As a lawyer who studies the systemic inculcation of Islamophobia in the law as an institution, that the disparate treatment the black community has received in the criminal justice system has permeated into the Muslim community is not lost on me.

This month, the Institute of Social Policy and Understanding after a two-year study reported that in two-thirds of the convicted plots involving Muslims, undercover informants provided the weapons and means to commit the crime, compared to 16 percent of investigations of non-Muslims. Muslim defendants received four times longer sentences than their non-Muslim counterparts for similar crimes and 7.5 times as much media attention for “foiled plots.”

In the 2008 Fort Dix Five prosecution, Serdar Tatar, one of five defendants, was convicted of conspiracy to kill US soldiers. He reported the undercover FBI informant as a potential terrorist to both a Philadelphia police officer and the FBI six months before the sting ended. He is currently serving a 33 year sentence.

Mat Johnson, a novelist and comic book writer who created a biracial superhero who goes undercover to solve hate crimes against blacks, was interviewed on the Interecepted podcast last month. His father is white and his mother is black, and in describing his white family members, he says, “They don’t even see their own race. Like, in their minds, they are race-less. Other people have race. They’re just normal people.”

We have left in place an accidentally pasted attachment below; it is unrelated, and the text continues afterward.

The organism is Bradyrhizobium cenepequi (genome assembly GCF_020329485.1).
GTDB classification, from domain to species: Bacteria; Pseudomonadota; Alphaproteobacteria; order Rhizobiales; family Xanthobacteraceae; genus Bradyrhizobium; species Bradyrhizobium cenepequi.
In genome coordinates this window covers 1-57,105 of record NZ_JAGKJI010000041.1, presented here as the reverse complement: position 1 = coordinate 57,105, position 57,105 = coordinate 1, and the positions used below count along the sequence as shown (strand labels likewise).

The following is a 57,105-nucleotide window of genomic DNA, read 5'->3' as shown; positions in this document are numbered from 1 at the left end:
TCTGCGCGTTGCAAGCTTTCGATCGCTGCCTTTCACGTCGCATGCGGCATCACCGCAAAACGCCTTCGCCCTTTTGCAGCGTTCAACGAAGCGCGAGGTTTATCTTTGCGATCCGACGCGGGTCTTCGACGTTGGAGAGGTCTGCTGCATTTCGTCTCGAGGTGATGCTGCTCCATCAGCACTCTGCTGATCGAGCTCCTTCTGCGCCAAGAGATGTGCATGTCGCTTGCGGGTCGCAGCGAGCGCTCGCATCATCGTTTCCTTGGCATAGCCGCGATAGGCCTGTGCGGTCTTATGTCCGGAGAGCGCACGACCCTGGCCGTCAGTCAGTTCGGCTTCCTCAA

Statistics confirm this. White males have committed more mass shootings than any other group, according to data collected by Mother Jones spanning over 25 years, and yet there’s no outcry to profile or map predominantly white communities. Because such surveillance is ineffective. Compare this to HBO Real Time host Bill Maher’s statement: “Vast numbers of Muslims across the world believe, and they do, that humans deserve to die for merely holding a different idea or drawing a cartoon or writing a book or eloping with the wrong person. Not only does the Muslim world have something in common with ISIS, it has too much in common with ISIS.” Certainly, law enforcement pursuing investigation or arrests of people engaged in criminal conduct is expected.

However, that so many people of colour are regularly targeted who pose no threat beyond being born black or Muslim, is a travesty of the protean Jim Crow who’s echo continues to resonate insidiously. In an interview, Stephon Clark’s fiancee, Salena Malli, told listeners: “When [law enforcement] shoot[s] someone, if affects more than the person that they kill.

Here, me, my children, my family, and Stephon’s family, we’re all suffering the shooting of an unarmed man. It’s caused unrest within our family, unrest within the community. And we seek justice for my love. That’s all we want.” It is time to lift qualified immunity from police officers using lethal force and terminating police officers who’ve used unjustifiable lethal force, as a first step. America needs a justice system that does not penalise people on the basis of their skin or religion. The health of American society depends on it so that 50 years from now we are not having the same conversation.